The European Central Bank left its benchmark interest rate at a record low of 1 percent for the 11th month running Thursday as the 16 countries that use the currency struggle to emerge from recession.
In his press conference, the bank's president Jean-Claude Trichet said the recovery continued in the early months of 2010 — figures earlier this week showed eurozone output was flat in the last three months of 2009 — but that the bounceback would be "uneven" and come at a "moderate pace."
Regarding inflation, Trichet said price stability was likely over the medium term despite a recent uptick largely due to weather factors, and that inflationary expectations were "firmly anchored."
Aside from the economy, the main point of interest will be on what Trichet says about Greek borrowing — earlier the spread between Greek and German 10-year bond yields widened to 4.4 percentage points earlier, its highest level since the euro was introduced in 1999. The higher the spread, the less confidence markets are showing in Greece's ability to pay.
Particularly worrying is that the spread between the Greek and German 2-year bonds swelled by a staggering 1.2 percentage points Thursday as investors demanded more interest just to hold Greek debt.
Greece has returned to the forefront of investors' concerns this week with a vengeance, barely two weeks after the EU finally agreed to a backstop bailout mechanism for the debt-laden country, that would also involve the International Monetary Fund.
Investors will be looking to hear what Trichet says about changes to the bank's policies on lending to banks.
Last month, Trichet told the European Parliament last month that so-called collateral crisis measures will not be scrapped at the end of this year as originally planned — that means that the Bank will continue to accept lower-rated government bonds as collateral from banks. That helps support demand for Greek bonds.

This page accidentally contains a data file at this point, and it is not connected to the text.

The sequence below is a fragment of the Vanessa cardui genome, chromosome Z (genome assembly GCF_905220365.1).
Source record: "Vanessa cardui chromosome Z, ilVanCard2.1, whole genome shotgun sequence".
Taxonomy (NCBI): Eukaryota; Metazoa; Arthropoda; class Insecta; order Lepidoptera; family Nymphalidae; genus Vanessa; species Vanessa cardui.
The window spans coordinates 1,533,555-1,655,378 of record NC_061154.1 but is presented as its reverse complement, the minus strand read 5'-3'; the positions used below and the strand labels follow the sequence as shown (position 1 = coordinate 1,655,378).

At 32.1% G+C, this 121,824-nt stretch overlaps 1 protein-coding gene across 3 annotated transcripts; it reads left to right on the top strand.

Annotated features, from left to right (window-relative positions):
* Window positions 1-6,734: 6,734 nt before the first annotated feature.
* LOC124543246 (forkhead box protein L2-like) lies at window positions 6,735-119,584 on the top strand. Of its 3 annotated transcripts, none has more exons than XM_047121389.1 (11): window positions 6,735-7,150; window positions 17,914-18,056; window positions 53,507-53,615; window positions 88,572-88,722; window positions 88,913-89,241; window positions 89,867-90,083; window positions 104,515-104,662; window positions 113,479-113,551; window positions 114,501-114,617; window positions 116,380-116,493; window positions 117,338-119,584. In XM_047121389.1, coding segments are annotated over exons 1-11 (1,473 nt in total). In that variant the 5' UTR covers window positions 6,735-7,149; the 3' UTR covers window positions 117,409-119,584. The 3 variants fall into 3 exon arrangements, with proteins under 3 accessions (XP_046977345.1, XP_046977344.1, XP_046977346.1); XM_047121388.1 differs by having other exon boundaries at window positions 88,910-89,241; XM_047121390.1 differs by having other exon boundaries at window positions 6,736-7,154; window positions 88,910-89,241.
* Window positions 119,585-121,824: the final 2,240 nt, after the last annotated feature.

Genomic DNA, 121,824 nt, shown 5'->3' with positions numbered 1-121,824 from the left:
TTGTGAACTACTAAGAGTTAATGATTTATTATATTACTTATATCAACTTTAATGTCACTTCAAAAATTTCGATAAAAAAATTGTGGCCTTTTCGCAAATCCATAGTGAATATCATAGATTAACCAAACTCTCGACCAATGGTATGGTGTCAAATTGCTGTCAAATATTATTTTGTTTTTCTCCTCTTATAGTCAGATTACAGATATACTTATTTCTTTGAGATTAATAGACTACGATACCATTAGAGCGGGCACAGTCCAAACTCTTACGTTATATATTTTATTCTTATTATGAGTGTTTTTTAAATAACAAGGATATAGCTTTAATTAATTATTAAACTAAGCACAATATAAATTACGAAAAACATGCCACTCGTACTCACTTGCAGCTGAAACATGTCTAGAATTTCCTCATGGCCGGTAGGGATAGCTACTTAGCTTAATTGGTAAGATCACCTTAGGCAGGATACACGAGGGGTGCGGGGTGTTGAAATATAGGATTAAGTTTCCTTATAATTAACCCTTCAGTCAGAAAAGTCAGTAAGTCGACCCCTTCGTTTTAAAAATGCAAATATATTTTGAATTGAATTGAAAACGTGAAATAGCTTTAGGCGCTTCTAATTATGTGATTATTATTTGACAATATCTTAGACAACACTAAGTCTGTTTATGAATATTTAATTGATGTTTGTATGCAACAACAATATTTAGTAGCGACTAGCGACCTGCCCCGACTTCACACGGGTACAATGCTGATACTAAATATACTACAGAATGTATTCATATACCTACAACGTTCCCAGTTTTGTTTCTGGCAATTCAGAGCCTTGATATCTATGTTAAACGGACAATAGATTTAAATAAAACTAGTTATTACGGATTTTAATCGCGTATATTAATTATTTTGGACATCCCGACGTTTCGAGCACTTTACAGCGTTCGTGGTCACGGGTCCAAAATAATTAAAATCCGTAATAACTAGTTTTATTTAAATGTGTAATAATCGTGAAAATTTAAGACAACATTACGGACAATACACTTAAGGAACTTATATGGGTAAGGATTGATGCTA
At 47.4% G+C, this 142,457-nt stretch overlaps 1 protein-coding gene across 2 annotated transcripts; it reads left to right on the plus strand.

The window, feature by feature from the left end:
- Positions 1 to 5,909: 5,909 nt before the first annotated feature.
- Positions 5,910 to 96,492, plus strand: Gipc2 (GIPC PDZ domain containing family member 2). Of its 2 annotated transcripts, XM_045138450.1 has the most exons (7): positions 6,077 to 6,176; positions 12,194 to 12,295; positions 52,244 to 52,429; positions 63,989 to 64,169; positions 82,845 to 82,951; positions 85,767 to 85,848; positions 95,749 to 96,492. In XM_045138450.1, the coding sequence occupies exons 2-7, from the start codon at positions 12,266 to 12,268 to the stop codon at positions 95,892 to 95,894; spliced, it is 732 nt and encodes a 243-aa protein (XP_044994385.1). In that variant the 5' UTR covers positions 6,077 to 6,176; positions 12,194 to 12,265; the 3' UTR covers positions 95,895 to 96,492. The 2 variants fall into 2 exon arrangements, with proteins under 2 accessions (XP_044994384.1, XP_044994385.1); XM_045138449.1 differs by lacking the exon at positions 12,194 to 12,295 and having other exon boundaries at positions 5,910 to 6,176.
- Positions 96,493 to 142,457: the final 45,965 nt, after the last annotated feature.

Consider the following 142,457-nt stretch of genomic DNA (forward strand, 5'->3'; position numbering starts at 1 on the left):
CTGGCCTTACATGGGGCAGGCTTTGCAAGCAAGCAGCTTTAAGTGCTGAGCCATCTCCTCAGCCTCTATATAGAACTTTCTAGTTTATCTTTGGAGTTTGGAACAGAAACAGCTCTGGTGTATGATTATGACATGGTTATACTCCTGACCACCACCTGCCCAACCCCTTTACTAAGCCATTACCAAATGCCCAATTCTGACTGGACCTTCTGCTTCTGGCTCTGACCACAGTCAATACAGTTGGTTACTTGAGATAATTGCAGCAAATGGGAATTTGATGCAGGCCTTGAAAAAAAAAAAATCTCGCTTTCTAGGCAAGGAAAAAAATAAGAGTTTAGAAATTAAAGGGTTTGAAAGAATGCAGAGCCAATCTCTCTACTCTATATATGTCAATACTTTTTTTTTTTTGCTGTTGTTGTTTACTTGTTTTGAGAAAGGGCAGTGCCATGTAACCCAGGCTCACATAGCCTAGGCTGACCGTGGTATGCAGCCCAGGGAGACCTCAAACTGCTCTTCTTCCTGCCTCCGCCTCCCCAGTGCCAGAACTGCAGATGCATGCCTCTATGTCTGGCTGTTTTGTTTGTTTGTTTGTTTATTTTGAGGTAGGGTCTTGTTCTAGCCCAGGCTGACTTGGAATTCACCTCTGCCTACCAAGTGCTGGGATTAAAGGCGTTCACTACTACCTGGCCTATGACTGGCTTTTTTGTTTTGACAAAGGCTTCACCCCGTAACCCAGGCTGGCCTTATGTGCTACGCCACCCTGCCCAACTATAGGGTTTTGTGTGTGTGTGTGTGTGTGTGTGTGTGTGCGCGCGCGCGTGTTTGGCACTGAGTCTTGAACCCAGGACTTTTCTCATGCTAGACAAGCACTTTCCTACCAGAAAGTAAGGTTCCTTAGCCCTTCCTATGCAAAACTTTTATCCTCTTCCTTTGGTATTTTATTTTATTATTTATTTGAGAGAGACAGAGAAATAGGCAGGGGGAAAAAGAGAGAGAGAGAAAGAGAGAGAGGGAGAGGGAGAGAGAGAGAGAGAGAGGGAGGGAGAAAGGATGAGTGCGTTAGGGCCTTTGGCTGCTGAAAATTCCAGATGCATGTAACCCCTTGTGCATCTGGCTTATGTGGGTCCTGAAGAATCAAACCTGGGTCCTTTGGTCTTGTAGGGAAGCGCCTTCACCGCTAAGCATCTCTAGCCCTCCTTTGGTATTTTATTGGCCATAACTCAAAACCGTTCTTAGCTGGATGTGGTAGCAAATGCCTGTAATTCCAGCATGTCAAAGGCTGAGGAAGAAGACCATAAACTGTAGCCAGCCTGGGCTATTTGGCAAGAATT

However, Trichet said there will be changes that will likely benefit highly rated countries like Germany and France.
Ostensibly, the move was widely considered to be a concession to Greece, whose credit rating has been slashed amid concerns it can't get a grip on its mountain of debt. Expectations are that the lower rated countries will have to pay a premium for continued access to credit.
Last month, Trichet told the European Parliament last month that so-called collateral crisis measures will not be scrapped at the end of this year as originally planned — that means that the Bank will continue to accept lower-rated government bonds as collateral from banks.
However, Trichet said there will be changes to the operation of the policy that will likely benefit the most highly rated countries like Germany and France. However, the expectation in the markets is that the lower rated countries will have to pay a premium — or haircut — for continued access to the liquidity pool.
For the short-term though, the move was widely considered to be a concession to Greece, whose credit rating has been slashed amid concerns it can't get a grip on its mountain of debt.
Investors had worried that the ECB would no longer accept Greek debt if the ECB returned to rules that it would accept only highly rated bonds as collateral for short-term credit to banks, or if the country's rating was downgraded again.
"Markets expect further announcements on how much longer supportive monetary policy measures such as the relaxed collateral requirements will remain in place," said Jorg Radeke, economist at the Centre for Economic and Business Research.
Earlier, in London, the Bank of England extended a yearlong record low in interest rates and left its multibillion-pound asset purchasing program on hold in its last monthly decision before a national election.
The decision to keep rates at 0.5 percent for the 13th consecutive month and maintain the so-called quantitative easing program at 200 billion pounds ($304 billion) was widely anticipated amid concerns that Britain's recovery from a punishing recession remains fragile.
"The recovery is taking shape but remains heavily reliant on policy support," said Stephen Boyle, head of RBS Group Economics.
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